New Orleans Travel Ties Cut as Isaac Threatens Gulf Coast
New Orleans’s travel routes are being severed as airlines and railroads brace for Hurricane Isaac to strike a region not fully recovered from the devastation wrought by Katrina seven years earlier.
The city’s airport is shut today after carriers from Southwest Airlines Co. (LUV), New Orleans’s busiest, to United Continental Holdings Inc. (UAL), the world’s largest, rushed planes and people out of harm’s way.
“There’s an extra sensitivity about what went down during Katrina,” said Keith Gerr, a spokesman for data tracker FlightStats.com. “You’ve got airports and airlines that maybe in the past they’ve waited until the last second to cancel flights, but they’re being very proactive this time.”
Isaac’s approach also roiled train shipments because New Orleans is a junction between western carriers such as Warren Buffett’s Burlington Northern Santa Fe and eastern railroads CSX Corp. (CSX) and Norfolk Southern Corp. Commercial traffic on the Mississippi River, the traditional boundary for the eastern and western lines, has been essentially halted, the U.S. Coast Guard said.
The storm was upgraded to a hurricane after the crew of an Air Force Reserve monitoring craft reported winds of 75 miles per hour (120 kilometers per hour), the National Hurricane Center said in a statement at 12:20 p.m. New York time. A landfall tomorrow would be seven years to the day after the onslaught of Katrina, whose storm surge burst levees, flooding parts of the city.
Cancellations for today at Louis Armstrong New Orleans International Airport totaled 290, according to the tally from data tracker FlightAware.com. Those accounted for the bulk of the 456 U.S. trips scrubbed as of 12:09 p.m. New York time, FlightAware said.
US Airways Group Inc. (LCC), Delta Air Lines Inc. (DAL), JetBlue Airways Corp. and AMR Corp. (AAMRQ)’s American Airlines were among the carriers joining United and Southwest in announcing they were halting operations hours before the city decided to shut the airport.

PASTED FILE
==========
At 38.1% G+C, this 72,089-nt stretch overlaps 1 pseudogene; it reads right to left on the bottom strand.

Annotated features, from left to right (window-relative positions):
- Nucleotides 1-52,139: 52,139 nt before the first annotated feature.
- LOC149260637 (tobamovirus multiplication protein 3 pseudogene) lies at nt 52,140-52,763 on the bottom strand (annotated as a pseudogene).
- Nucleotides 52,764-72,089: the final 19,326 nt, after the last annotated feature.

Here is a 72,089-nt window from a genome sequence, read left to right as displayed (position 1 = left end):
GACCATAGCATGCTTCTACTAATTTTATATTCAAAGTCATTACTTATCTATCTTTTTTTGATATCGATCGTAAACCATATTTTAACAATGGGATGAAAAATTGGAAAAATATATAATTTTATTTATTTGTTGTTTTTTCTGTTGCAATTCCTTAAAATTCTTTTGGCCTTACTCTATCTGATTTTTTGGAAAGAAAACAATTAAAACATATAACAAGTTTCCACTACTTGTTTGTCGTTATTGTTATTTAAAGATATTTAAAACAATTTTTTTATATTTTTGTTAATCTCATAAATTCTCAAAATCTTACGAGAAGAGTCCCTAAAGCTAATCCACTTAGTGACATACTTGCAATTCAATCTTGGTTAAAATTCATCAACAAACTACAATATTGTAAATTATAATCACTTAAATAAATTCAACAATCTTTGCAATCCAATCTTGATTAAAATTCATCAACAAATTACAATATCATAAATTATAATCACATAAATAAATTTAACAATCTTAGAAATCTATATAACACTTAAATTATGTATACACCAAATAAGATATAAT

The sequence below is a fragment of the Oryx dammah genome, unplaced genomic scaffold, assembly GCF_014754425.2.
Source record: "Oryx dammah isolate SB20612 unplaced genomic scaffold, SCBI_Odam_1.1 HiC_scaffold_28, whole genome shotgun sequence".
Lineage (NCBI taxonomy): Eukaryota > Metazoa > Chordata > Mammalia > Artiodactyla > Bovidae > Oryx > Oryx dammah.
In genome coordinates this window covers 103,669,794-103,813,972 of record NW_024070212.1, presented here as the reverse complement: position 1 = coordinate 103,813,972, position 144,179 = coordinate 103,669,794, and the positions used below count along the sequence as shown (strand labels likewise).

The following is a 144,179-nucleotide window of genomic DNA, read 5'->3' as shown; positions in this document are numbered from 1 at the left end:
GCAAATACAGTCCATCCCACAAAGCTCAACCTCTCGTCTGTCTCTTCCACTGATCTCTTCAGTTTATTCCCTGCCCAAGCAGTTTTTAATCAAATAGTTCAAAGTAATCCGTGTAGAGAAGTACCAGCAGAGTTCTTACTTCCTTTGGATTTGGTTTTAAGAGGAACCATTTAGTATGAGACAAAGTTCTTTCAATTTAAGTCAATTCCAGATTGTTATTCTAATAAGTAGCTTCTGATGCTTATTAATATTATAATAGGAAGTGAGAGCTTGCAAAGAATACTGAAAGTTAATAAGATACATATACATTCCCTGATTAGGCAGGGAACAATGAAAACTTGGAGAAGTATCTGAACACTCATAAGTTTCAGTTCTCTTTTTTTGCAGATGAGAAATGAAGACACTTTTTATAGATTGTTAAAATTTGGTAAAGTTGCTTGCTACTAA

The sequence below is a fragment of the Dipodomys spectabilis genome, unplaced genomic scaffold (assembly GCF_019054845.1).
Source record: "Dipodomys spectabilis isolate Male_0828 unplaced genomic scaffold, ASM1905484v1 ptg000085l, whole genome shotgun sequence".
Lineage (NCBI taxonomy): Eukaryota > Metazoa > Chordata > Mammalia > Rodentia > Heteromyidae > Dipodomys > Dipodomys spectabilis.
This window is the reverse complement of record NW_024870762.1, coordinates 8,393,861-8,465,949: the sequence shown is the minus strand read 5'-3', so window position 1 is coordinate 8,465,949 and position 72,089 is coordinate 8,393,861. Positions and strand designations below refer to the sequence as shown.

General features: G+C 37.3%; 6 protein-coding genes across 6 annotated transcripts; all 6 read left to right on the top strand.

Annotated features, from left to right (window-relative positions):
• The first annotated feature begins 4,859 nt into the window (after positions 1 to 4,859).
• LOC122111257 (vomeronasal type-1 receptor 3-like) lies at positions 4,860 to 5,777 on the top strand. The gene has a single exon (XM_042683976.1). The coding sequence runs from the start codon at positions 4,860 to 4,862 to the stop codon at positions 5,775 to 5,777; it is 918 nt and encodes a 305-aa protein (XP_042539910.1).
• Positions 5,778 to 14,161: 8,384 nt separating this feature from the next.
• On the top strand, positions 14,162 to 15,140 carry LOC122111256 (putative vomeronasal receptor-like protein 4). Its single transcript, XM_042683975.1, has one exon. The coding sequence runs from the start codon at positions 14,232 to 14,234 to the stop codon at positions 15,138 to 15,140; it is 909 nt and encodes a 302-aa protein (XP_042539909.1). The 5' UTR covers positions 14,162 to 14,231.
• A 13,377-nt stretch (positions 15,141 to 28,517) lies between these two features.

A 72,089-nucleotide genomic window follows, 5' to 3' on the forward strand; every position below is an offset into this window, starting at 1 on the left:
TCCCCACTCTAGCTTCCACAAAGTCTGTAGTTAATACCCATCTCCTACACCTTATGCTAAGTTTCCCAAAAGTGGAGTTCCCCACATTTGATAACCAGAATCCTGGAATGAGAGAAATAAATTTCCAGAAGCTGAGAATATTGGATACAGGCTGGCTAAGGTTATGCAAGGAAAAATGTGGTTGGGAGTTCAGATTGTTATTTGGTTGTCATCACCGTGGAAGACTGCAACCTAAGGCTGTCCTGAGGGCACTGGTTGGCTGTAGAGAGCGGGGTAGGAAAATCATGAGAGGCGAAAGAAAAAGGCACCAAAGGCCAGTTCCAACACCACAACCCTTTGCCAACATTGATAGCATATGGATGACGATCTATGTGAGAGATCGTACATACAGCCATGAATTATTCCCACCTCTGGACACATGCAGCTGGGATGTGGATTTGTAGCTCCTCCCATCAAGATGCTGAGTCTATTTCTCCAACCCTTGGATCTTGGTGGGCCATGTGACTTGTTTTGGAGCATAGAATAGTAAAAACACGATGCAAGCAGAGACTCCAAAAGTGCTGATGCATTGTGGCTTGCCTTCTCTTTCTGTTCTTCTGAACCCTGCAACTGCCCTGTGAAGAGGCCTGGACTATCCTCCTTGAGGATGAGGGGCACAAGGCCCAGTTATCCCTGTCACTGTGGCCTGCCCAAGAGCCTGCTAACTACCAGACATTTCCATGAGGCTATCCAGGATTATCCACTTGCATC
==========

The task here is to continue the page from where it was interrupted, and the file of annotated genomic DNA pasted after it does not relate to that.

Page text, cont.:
“I believe that everything is going to be OK,” Mayor Mitchell Landrieu told reporters yesterday in New Orleans. “That does not mean you can let your guard down.”
United’s operations will be halted until the morning of Aug. 30, Megan McCarthy, a spokeswoman, said yesterday in a telephone interview. Southwest will resume service on Aug. 30, said Ashley Dillon, a spokeswoman. United has 30 daily New Orleans round trips, and Southwest has 84, according to the airlines.
The New Orleans airport already accounts for 113 of the 182 U.S. flights canceled tomorrow, FlightAware said.
Other cancellations included all 24 daily round trips for Delta and five for JetBlue, spokesmen said. The Gulfport-Biloxi International Airport in Mississippi closed to air traffic, as did the Mobile, Alabama, Regional Airport and the Pensacola, Florida, International Airport.
New Orleans’s shutting of its floodgates cut rail access for carriers that include Burlington Northern, CSX, Norfolk Southern, Union Pacific Corp. (UNP), Kansas City Southern and Canadian National Railway Co. That convergence of track networks makes New Orleans unusual among major U.S. cities.
The railroads are working together to reroute traffic away from New Orleans, interchanging east-west cargoes in cities including Birmingham, Alabama, and Memphis, Tennessee, spokesmen said. Shipment delays varied among the railroads and ranged from 24 hours to 72 hours.
Union Pacific is the biggest U.S. railroad, followed by Burlington Northern, which is owned by Buffett’s Berkshire Hathaway Inc. (BRK/A)
Floodgates closed to protect the city from the hurricane’s surge waters may reopen by Thursday, permitting rail traffic, if water levels and winds have subsided, said Steve King of the New Orleans Emergency Operations Center.
“As soon as the water is down enough where we feel comfortable, one of the first things we do is open up railroads and main highways,” he said.
FedEx Corp. (FDX), operator of the world’s largest cargo airline, suspended service in a Louisiana parish that is under mandatory evacuation orders and anticipated delays in air-freight service in Florida, Alabama, Mississippi and Louisiana. Ground shipping delays are expected in New Orleans and Key West, Florida.
“We’ll evaluate it moving forward based on weather conditions,” Benjamin Hunt, a spokesman, said in a telephone interview. “These things are kind of tricky.”
Commercial barges that remained on the Mississippi were required to anchor two to three times more strongly than usual to prevent being torn loose in a storm and smashing into ports and other vessels, the Coast Guard said.
“As the storm makes landfall and progresses inland, we’ll be able to assess where we are with the conditions,” said Lt. Commander Michael Wolfe, a Coast Guard spokesman. “It’s really for the safety of the commerce that’s moving through.”
To contact the editor responsible for this story: Ed Dufner at firstname.lastname@example.org